Foreword by Martin Fowler
ThoughtWorks started to work with J2EE in late 1998. At that time we found a lot of cool (if somewhat immature) technology, but with little guidance on how to use it well. We coped, partly because we had a lot of experience in other OO server environments. But we've seen many clients who've struggled, not because of problems in the technology - but due to not knowing how to use it well.
For many years I've been a big fan of patterns as a way to capture design expertise - to catalog practical solutions to recurring problems. Over the last couple of years various pioneers have been working with J2EE and uncovering the patterns that make for an effective J2EE solution. This book is an excellent collection of those patterns, capturing many of the techniques that we had to discover by trial and error.
That's why this book is important. Knowing the APIs backwards is one thing; knowing how to design good software is something else. This book is the first book I've seen that's really concentrated on capturing this design knowledge, and I'm relieved to see they've done a damned fine job of doing it. If you're working with J2EE you need to be aware of these patterns.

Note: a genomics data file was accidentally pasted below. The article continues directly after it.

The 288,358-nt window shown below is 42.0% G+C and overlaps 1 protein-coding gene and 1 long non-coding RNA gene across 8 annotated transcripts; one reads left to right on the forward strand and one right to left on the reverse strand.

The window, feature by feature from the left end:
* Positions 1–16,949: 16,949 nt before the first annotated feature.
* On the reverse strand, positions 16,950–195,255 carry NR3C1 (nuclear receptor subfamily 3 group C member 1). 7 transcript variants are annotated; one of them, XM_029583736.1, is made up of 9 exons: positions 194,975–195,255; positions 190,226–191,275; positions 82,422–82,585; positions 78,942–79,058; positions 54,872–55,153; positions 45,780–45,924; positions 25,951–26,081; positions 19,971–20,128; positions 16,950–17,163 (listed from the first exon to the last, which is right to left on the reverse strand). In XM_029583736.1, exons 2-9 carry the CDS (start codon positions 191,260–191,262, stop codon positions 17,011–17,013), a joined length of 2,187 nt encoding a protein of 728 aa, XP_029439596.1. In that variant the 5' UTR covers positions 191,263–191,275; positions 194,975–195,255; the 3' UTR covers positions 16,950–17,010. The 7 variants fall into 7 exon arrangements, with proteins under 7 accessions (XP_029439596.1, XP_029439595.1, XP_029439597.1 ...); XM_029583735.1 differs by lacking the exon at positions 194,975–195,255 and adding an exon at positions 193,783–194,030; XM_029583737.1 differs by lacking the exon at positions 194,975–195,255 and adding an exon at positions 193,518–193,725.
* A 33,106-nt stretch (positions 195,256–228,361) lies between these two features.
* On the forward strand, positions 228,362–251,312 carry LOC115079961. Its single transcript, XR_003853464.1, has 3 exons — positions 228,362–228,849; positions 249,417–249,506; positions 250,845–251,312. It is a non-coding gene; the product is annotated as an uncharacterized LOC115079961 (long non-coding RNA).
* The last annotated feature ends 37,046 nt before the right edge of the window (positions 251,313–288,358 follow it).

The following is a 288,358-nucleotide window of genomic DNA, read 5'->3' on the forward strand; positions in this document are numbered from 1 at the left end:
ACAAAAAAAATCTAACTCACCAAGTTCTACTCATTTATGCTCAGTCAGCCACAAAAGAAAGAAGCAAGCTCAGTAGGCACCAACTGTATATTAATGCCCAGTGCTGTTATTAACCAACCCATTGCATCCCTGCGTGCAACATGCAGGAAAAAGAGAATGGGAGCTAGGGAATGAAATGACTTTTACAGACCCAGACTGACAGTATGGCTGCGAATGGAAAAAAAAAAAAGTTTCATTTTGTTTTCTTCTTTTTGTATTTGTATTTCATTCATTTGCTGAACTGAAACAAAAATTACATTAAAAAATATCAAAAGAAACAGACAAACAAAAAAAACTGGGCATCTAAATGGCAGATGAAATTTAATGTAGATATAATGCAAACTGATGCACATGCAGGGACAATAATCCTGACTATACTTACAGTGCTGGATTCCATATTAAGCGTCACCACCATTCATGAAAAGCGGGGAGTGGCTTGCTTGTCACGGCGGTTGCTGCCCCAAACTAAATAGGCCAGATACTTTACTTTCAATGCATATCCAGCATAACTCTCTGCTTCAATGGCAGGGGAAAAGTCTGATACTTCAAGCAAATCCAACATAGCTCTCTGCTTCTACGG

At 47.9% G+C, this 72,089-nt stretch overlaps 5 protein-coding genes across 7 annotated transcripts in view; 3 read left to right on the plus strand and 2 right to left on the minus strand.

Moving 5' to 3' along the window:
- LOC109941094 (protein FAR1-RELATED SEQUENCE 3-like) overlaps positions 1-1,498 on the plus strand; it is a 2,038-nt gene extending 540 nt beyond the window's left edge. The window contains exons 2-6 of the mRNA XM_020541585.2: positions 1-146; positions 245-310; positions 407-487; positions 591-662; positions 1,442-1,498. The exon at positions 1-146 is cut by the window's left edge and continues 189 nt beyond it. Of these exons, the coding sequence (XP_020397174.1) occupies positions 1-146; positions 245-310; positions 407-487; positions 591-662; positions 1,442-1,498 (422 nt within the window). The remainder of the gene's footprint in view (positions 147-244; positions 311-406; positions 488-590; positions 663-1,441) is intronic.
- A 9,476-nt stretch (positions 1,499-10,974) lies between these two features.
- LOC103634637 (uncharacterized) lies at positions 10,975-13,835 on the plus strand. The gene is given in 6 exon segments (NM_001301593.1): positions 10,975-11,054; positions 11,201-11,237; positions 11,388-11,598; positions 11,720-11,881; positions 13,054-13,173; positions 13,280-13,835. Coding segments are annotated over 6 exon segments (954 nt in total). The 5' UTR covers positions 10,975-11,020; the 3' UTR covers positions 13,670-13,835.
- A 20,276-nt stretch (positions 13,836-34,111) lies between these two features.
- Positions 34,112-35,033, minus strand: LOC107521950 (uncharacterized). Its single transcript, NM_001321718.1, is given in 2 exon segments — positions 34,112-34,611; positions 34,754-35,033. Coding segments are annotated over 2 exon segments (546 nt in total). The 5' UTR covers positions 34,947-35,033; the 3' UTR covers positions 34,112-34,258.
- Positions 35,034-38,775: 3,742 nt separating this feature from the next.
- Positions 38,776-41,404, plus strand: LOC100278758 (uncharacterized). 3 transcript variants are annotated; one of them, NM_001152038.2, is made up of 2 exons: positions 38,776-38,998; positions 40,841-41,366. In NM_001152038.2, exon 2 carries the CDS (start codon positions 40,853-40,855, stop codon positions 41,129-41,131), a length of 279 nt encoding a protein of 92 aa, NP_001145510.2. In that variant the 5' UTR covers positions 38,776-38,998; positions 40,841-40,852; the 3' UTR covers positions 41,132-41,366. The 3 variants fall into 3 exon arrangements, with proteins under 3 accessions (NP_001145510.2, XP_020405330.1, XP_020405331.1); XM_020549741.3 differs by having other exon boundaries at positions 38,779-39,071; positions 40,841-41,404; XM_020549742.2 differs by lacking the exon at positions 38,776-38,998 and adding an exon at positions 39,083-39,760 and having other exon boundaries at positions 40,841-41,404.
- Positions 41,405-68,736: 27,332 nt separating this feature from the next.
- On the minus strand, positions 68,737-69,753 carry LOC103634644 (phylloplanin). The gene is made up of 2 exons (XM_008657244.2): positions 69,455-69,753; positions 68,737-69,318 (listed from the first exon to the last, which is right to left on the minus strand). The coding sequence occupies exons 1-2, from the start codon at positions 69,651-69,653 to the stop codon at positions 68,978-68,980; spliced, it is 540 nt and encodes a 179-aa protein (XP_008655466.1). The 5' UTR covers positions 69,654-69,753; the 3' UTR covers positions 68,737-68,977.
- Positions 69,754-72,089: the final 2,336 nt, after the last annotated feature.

Furthermore, this book recognizes that design doesn't end when you start writing code. People make decisions that don't turn out that way. In this situation you need to fix your design and you need to fix it in a disciplined way. Refactoring is increasingly the approach of choice for making changes to an existing system. The authors are the first group to extend my work on refactoring into a new direction-into the world of J2EE design. Not just am I grateful that someone has built on my earlier work, I'm glad they've used their experience to outline how to do these transformations.
In the end, it's that experience that counts. Capturing design experience in books is one of the hardest things to do, yet is so necessary for our profession to grow. This book captures vital experience for J2EE development. Don't build an enterprise bean without it.